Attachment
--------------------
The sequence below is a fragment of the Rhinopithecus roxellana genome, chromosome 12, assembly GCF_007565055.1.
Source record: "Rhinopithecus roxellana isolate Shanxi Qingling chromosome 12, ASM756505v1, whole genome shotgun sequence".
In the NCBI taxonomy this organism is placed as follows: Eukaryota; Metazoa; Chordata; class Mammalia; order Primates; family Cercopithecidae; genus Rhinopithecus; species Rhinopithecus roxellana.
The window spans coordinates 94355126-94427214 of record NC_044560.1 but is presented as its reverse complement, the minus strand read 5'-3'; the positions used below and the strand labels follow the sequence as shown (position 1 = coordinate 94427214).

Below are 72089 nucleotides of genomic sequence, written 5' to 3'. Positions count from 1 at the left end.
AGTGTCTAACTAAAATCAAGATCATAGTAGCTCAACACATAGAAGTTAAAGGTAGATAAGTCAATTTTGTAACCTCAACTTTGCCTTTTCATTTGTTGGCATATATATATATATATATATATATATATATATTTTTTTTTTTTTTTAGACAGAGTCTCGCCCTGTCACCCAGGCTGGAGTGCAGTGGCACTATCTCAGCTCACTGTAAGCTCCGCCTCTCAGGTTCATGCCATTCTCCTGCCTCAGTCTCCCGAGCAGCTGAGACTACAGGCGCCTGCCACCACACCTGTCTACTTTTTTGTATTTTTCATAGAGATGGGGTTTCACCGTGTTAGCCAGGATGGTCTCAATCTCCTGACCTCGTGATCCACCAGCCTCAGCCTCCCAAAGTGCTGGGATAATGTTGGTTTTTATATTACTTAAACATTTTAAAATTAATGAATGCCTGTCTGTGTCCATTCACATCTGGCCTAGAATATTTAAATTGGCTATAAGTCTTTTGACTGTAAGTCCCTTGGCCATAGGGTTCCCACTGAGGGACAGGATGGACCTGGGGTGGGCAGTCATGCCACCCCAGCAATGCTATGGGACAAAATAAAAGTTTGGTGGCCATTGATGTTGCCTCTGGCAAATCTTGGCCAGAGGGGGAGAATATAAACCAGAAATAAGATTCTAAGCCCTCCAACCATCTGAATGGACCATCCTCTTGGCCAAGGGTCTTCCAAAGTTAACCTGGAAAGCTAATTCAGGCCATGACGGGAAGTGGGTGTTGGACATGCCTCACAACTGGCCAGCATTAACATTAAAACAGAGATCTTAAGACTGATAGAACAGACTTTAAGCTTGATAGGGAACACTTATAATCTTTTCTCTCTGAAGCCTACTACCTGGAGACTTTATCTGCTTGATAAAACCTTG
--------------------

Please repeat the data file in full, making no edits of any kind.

The sequence below is a fragment of the Rhinopithecus roxellana genome, chromosome 12, assembly GCF_007565055.1.
Source record: "Rhinopithecus roxellana isolate Shanxi Qingling chromosome 12, ASM756505v1, whole genome shotgun sequence".
In the NCBI taxonomy this organism is placed as follows: Eukaryota; Metazoa; Chordata; class Mammalia; order Primates; family Cercopithecidae; genus Rhinopithecus; species Rhinopithecus roxellana.
The window spans coordinates 94355126-94427214 of record NC_044560.1 but is presented as its reverse complement, the minus strand read 5'-3'; the positions used below and the strand labels follow the sequence as shown (position 1 = coordinate 94427214).

Below are 72089 nucleotides of genomic sequence, written 5' to 3'. Positions count from 1 at the left end.
AGTGTCTAACTAAAATCAAGATCATAGTAGCTCAACACATAGAAGTTAAAGGTAGATAAGTCAATTTTGTAACCTCAACTTTGCCTTTTCATTTGTTGGCATATATATATATATATATATATATATATATATTTTTTTTTTTTTTTAGACAGAGTCTCGCCCTGTCACCCAGGCTGGAGTGCAGTGGCACTATCTCAGCTCACTGTAAGCTCCGCCTCTCAGGTTCATGCCATTCTCCTGCCTCAGTCTCCCGAGCAGCTGAGACTACAGGCGCCTGCCACCACACCTGTCTACTTTTTTGTATTTTTCATAGAGATGGGGTTTCACCGTGTTAGCCAGGATGGTCTCAATCTCCTGACCTCGTGATCCACCAGCCTCAGCCTCCCAAAGTGCTGGGATAATGTTGGTTTTTATATTACTTAAACATTTTAAAATTAATGAATGCCTGTCTGTGTCCATTCACATCTGGCCTAGAATATTTAAATTGGCTATAAGTCTTTTGACTGTAAGTCCCTTGGCCATAGGGTTCCCACTGAGGGACAGGATGGACCTGGGGTGGGCAGTCATGCCACCCCAGCAATGCTATGGGACAAAATAAAAGTTTGGTGGCCATTGATGTTGCCTCTGGCAAATCTTGGCCAGAGGGGGAGAATATAAACCAGAAATAAGATTCTAAGCCCTCCAACCATCTGAATGGACCATCCTCTTGGCCAAGGGTCTTCCAAAGTTAACCTGGAAAGCTAATTCAGGCCATGACGGGAAGTGGGTGTTGGACATGCCTCACAACTGGCCAGCATTAACATTAAAACAGAGATCTTAAGACTGATAGAACAGACTTTAAGCTTGATAGGGAACACTTATAATCTTTTCTCTCTGAAGCCTACTACCTGGAGACTTTATCTGCTTGATAAAACCTTG